Early Pregnancy Loss: Navigating Through Grief and Healing

Published: 23/06/2023

Coping with pregnancy loss - symptoms, diagnosis, treatment, and support.

Early pregnancy loss, also known as miscarriage, is a heartbreaking experience that impacts millions of women and couples worldwide. Defined as the loss of a pregnancy before the 13th week, early pregnancy loss can cause a huge amount of emotional and physical pain. Early miscarriages are sadly very common - 1 in 4 women will have a miscarriage (after 3 months the risk of miscarriages severely reduces). 

A lot of people decide to not announce their pregnancy until after 12 weeks, so those who experience miscarriage can feel extremely isolated going through it when friends/family/work were not aware of their pregnancy. It is essential to understand the causes, symptoms, and available support options to help individuals navigate through the complex journey of grief and healing.

Those with access to myTamarin pregnancy loss support will be able to speak with a fertility expert and get the guidance and support needed to navigate during a very difficult time. 

What causes early pregnancy loss?

Half of early miscarriages happen when the embryo does not develop properly, this is often due to abnormal chromosomes/ abnormal development of the baby. The other half can be due to unknown causes or maternal uterine or medical conditions. 

Miscarriage/loss is almost always a random event and cannot be predicted. Contrary to what people say, exercising too much or high-stress levels do not directly contribute to the loss of your baby. 

Age however can affect the risk of loss of pregnancy and the chances of an early pregnancy loss increase as women gets older. For women over the age of 40. 1 in 3 pregnancies ends in miscarriage. This is likely due to chromosomal abnormalities. There is also some evidence to suggest that chromosomal abnormalities in the embryo increase as men get older as well. 

What are the signs of miscarriage?

Some individuals may not experience any noticeable symptoms of early pregnancy loss and only find out about the loss during a routine ultrasound appointment - this is typically referred to as a missed (or silent) miscarriage. 

Others may experience symptoms such as vaginal spotting and bleeding (can be with, or without pain) although a small amount of bleeding in early pregnancy can be common and does not necessarily mean that you will be having a miscarriage.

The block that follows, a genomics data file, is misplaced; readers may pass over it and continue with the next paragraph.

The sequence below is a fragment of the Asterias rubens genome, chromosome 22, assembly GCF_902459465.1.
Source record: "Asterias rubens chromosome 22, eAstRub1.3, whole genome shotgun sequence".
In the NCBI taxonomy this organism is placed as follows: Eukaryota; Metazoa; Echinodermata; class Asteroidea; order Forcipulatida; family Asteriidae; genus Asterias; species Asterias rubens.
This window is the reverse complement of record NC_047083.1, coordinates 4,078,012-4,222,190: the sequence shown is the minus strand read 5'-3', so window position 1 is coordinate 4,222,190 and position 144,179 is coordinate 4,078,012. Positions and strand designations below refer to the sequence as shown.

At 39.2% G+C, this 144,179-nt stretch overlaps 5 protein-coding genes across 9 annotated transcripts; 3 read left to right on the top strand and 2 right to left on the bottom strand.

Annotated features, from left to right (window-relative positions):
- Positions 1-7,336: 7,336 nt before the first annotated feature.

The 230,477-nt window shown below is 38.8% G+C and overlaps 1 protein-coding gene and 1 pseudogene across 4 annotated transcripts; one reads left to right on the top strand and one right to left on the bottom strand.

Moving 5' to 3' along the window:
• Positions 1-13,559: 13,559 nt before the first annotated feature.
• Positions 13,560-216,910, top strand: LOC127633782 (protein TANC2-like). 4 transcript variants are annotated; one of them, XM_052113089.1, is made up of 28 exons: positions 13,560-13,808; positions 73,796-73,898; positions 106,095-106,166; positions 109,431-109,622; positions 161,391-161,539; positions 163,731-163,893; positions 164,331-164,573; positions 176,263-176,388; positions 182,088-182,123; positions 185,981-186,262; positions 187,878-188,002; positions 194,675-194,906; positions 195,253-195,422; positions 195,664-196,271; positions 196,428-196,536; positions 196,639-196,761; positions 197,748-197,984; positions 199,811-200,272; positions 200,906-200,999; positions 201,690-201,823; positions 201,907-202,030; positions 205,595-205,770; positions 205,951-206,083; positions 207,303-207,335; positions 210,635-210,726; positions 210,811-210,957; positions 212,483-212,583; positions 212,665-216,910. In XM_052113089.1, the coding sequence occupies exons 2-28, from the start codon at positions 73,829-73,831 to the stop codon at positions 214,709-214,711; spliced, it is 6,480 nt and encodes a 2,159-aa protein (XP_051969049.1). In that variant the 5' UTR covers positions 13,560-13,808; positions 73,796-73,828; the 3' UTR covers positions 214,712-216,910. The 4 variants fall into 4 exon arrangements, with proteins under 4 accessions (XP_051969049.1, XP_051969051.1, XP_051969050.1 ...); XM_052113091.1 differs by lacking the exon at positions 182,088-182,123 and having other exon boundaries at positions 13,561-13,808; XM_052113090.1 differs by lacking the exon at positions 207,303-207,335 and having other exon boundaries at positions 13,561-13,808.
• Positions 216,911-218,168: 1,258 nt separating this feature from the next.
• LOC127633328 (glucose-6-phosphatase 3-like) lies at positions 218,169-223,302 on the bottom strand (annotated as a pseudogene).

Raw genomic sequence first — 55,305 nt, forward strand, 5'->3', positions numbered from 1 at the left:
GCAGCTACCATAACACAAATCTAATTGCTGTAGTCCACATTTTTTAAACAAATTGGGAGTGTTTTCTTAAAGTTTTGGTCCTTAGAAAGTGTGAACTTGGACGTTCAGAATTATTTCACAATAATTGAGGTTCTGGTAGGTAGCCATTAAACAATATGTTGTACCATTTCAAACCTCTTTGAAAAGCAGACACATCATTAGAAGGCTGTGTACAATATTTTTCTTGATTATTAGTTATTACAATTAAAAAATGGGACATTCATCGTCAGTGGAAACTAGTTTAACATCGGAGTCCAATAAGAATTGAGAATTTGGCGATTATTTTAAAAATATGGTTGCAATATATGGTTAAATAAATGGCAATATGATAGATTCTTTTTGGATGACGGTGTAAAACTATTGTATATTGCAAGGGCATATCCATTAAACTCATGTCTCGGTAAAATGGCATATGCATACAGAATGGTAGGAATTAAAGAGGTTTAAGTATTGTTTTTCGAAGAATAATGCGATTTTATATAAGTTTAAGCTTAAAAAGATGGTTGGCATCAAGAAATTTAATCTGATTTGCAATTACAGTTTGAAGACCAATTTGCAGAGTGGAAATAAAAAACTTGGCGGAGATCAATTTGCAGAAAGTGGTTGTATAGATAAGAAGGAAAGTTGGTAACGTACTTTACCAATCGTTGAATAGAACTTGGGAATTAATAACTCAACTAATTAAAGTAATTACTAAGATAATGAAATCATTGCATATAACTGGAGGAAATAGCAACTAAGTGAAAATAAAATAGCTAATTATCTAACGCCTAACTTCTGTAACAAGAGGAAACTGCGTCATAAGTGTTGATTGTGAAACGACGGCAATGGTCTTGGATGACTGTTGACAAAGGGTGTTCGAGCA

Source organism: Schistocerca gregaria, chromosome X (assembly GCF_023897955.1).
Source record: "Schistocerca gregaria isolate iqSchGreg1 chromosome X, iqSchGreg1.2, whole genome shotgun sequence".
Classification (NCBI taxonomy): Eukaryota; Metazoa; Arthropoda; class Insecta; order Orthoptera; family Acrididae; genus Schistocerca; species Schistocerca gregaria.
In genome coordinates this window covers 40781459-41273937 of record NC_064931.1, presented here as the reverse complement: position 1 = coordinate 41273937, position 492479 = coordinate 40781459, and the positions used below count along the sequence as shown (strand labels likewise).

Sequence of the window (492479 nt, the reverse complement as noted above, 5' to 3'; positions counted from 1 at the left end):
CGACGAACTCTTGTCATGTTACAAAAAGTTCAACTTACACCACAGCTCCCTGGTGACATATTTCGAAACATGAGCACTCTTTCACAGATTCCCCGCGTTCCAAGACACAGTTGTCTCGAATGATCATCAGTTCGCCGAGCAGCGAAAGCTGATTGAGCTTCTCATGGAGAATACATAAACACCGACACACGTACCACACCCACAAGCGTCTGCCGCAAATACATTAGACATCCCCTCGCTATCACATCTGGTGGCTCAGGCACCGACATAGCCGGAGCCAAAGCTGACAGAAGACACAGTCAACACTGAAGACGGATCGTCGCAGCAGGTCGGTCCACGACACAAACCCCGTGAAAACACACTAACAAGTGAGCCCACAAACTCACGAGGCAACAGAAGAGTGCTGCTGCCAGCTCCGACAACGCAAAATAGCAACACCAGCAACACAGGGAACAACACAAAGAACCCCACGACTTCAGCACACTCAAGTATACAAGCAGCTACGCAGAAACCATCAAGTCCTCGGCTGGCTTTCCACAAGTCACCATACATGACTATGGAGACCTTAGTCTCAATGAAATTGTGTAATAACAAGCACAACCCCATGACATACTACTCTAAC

How is an early pregnancy loss diagnosed?

There are a few ways early pregnancy loss/miscarriage can be diagnosed. These include:

  1. An ultrasound: to check if the pregnancy is still ongoing and if there is still a heartbeat
  2. A BHCG (human chorionic gonadotropin) blood test – if it is too early for a scan then a blood test can be done that checks for pregnancy. Low or decreasing levels of BHCG can mean loss of pregnancy 
  3. Pelvic exam: to check to see if the cervix is open - if it is, then a miscarriage is likely

If you have access to myTamarin pregnancy loss support please book a consultation with one of our experts who will be able to help you during this devastating time - whether that be giving you further explanations, directing you to the right tests, or helping you emotionally with navigating grief.

Treatment after a miscarriage

Sometimes after a miscarriage some pregnancy tissue can be left in the uterus. This is known as an incomplete miscarriage and it's important for the tissue to be removed. 

Non-surgical option will be to wait 2 weeks for the tissue to pass naturally or you can take medication that helps expel the tissue. If a surgical option is needed, this will be a vacuum aspiration to remove the contents of the uterus using a suction device, this device is inserted through the cervix into the uterus. The other option is called a dilation and curettage (D&C), this is done in hospital on general anaesthesia. The cervix is dilated, and an instrument is used to remove the remaining tissue from the uterus.

Support after a miscarriage

Everyone copes with grief differently, and it is important to validate and acknowledge feelings that are being experienced during this heart-breaking time. Some strategies that may help include:

  1. Seeking support with your partner/friends/family 
  2. Seeking 1-1 support with an expert if you have access to myTamarin through your employer 
  3. Self-care: taking time to focus on your wellbeing and only engaging in activities that you enjoy
  4. Open communication: if you are experiencing this with a partner, talk through your emotions and do not isolate yourself - grief can put a lot of strain on a relationship so maintaining communication is crucial
  5. Take your time: pain can be overwhelming - don't put pressure on yourself and take your time during the healing process

Trying again after a miscarriage

It is best to ask your doctor whether there are any medical reasons that may prevent you from trying to get pregnant again. If there aren't then it is up to you when you decide to start trying again - everyone is different with the time it takes for them to feel ready again. 

Please remember you are not alone and although people do not discuss it often, it is a common thing to happen to a lot of people. The more we openly discuss it, the less isolated people will feel when they are trying to navigate this loss. 

Similar articles